Careers rarely go according to plan. In Job Hacks, we shake down experts for the insights they cultivated on their way to the top of their field.
Name: Melody Gilbert
Original Hometown: Chevy Chase, Maryland
Job: Independent documentary filmmaker. Her films cover subjects like urban exploring, people who want to become amputees, children who live with a rare disorder that renders them unable to feel pain, and more. They have screened at festivals and networks worldwide, including the Sundance Channel, TF5 in France, YLE in Finland, and RTL in Germany. For more, go here.
How did you get your start?
I was a broadcast journalist for a long time. I worked at TV stations around the country: New York, Florida, California, Wisconsin, Minnesota. I worked as a reporter, producer, I did investigative work, arts reporting — all kinds of things. I loved working in journalism. But I guess there was a point where I decided I didn’t like all of the equipment and short stories that happen when you work in news. I wanted more than what would happen when you go into an interview and about 15 minutes in, the good stuff starts happening and you have to say, “Oh, sorry, I have to go, I have to get this ready for the news.” I wanted to do longer-form journalism instead of short-form.
How did you make that transition?
When I was still in TV news, I started looking around for a place to do longer-form stories within the TV station. Like if there was an hour-long special that needed to be done, I would do that. That was the first transition. The second was when I left the business. I started teaching and decided to go freelance. The first film I made, I made on my own. I was teaching journalism at University of Minnesota, teaching my students how to work in teams. I’d always had a crew, and I wanted to learn how to do this myself.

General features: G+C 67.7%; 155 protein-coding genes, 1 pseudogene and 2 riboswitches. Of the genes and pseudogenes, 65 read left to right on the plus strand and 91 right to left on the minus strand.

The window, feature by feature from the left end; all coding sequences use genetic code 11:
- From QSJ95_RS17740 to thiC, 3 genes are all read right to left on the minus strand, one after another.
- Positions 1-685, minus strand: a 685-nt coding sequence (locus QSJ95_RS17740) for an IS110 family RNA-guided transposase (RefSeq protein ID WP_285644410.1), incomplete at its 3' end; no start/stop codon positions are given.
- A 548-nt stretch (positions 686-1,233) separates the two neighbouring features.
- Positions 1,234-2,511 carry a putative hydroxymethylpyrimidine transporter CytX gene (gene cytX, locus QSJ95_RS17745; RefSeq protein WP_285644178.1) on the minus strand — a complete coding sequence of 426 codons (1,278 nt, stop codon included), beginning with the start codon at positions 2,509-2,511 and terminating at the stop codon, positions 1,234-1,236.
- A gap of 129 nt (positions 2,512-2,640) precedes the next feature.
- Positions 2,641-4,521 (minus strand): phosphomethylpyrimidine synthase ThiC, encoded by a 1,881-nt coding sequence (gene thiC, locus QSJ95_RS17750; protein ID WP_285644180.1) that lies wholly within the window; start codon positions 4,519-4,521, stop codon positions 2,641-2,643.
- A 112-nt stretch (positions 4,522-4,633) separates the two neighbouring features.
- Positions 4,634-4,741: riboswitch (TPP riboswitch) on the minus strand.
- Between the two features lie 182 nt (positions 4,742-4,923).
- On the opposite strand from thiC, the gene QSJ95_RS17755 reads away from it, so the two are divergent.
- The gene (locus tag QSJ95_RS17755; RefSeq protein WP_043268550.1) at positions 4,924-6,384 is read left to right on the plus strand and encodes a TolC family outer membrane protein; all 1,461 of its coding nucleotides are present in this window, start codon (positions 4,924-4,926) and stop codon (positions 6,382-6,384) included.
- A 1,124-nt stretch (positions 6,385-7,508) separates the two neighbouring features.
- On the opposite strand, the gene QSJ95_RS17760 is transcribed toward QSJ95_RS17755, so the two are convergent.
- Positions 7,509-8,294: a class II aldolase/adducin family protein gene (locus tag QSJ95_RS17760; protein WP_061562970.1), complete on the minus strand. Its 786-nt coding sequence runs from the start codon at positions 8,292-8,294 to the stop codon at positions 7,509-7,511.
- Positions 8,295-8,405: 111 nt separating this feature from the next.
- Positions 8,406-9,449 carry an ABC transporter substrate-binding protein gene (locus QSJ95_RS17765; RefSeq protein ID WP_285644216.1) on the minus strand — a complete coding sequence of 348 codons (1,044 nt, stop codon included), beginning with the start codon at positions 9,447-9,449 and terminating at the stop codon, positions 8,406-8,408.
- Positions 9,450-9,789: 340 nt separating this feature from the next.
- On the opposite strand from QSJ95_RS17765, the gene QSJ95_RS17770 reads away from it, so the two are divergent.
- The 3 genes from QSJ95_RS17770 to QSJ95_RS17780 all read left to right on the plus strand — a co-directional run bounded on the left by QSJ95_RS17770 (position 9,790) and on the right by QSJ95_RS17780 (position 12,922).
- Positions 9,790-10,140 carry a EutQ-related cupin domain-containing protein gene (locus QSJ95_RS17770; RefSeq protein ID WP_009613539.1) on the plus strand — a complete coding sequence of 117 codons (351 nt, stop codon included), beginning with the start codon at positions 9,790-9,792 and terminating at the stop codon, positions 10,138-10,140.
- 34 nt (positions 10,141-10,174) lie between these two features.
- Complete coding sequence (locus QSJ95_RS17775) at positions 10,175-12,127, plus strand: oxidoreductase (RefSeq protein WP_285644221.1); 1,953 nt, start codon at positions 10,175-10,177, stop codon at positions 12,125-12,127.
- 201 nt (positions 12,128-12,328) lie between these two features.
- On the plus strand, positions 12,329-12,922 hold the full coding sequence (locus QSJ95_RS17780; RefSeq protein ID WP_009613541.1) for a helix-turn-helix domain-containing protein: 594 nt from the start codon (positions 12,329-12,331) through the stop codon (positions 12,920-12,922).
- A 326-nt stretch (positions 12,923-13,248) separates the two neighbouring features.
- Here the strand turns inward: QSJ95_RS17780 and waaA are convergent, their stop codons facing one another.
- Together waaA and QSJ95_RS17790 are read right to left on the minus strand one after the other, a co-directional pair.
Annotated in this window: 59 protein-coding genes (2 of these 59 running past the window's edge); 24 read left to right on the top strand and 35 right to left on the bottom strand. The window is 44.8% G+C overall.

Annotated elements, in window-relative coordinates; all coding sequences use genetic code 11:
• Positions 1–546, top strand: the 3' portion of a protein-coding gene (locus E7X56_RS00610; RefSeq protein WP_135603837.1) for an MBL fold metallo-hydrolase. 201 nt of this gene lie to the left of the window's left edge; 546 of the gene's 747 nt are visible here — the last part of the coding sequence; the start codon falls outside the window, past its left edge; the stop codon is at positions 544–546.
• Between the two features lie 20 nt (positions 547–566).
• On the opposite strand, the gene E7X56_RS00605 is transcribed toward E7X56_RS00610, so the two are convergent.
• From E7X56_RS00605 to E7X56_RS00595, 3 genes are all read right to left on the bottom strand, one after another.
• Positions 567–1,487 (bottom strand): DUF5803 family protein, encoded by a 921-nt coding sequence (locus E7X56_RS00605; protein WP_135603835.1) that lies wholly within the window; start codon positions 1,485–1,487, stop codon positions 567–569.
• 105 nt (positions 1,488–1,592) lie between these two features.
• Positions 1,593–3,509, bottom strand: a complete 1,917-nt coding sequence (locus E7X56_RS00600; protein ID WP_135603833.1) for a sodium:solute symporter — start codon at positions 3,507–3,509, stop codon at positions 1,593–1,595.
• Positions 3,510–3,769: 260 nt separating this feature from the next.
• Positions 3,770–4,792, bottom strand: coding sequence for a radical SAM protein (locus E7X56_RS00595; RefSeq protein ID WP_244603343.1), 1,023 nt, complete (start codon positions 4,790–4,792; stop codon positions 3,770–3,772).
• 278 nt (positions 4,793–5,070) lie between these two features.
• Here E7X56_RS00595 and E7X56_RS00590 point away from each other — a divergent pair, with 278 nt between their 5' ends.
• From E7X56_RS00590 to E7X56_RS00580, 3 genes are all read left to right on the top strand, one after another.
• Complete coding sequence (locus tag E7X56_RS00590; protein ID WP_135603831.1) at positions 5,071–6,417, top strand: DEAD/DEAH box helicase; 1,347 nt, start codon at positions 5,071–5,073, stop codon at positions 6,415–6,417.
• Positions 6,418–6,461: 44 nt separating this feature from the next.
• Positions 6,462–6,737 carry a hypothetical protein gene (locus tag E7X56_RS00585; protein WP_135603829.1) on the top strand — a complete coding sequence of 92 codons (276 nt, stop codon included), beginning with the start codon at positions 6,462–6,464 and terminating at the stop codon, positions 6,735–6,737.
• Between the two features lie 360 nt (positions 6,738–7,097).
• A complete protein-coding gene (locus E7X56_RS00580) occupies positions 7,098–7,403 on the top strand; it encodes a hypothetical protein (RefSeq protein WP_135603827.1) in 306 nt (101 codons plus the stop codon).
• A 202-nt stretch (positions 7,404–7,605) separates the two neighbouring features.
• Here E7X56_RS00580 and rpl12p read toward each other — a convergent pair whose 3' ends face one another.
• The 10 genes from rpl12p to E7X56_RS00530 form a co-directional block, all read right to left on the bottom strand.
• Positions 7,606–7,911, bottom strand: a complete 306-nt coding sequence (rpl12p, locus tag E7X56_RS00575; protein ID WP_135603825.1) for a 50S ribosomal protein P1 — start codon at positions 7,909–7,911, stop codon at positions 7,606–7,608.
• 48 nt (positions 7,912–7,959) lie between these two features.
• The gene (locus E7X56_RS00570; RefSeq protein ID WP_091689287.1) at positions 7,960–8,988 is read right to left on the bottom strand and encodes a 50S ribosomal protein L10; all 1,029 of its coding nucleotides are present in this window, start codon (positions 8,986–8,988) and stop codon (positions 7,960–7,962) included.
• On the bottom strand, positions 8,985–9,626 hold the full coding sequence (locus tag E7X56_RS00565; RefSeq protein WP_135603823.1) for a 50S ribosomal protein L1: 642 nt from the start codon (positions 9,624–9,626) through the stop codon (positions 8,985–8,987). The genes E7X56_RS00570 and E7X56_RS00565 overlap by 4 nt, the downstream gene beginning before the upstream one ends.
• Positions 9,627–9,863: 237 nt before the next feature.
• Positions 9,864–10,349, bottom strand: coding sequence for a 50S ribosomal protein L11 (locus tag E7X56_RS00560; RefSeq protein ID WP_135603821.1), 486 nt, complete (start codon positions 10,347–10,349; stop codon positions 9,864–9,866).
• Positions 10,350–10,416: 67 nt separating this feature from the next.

My first film, Married at The Mall, was made at the Chapel of Love in the Mall of America. I spent a year hanging out there shooting weddings and interviewing people. I did everything myself: shot, edited, produced. It was so empowering to realize that I could go out in the world with a camera, a wireless mic, and tell a story myself.
Was there a learning curve to making your first film? What were some stumbling blocks?
I’d never shot anything myself before — I’d always had a cameraman or woman I worked with. But of course, I watched everything they were doing. I had a lot of problems with audio at first, because I had never done it alone before. And working alone is a challenge anyway, but the more I did it, the better I got. I loved the idea that there were no lights, no big team of people, just me, my little camera, my wireless mic, and I made a movie. One piece of advice I’d give is don’t wait. People wait until they raise money, have a crew, have a perfect camera. Some stuff I’ve shot has been on horrible cameras — but I did it, and I got it.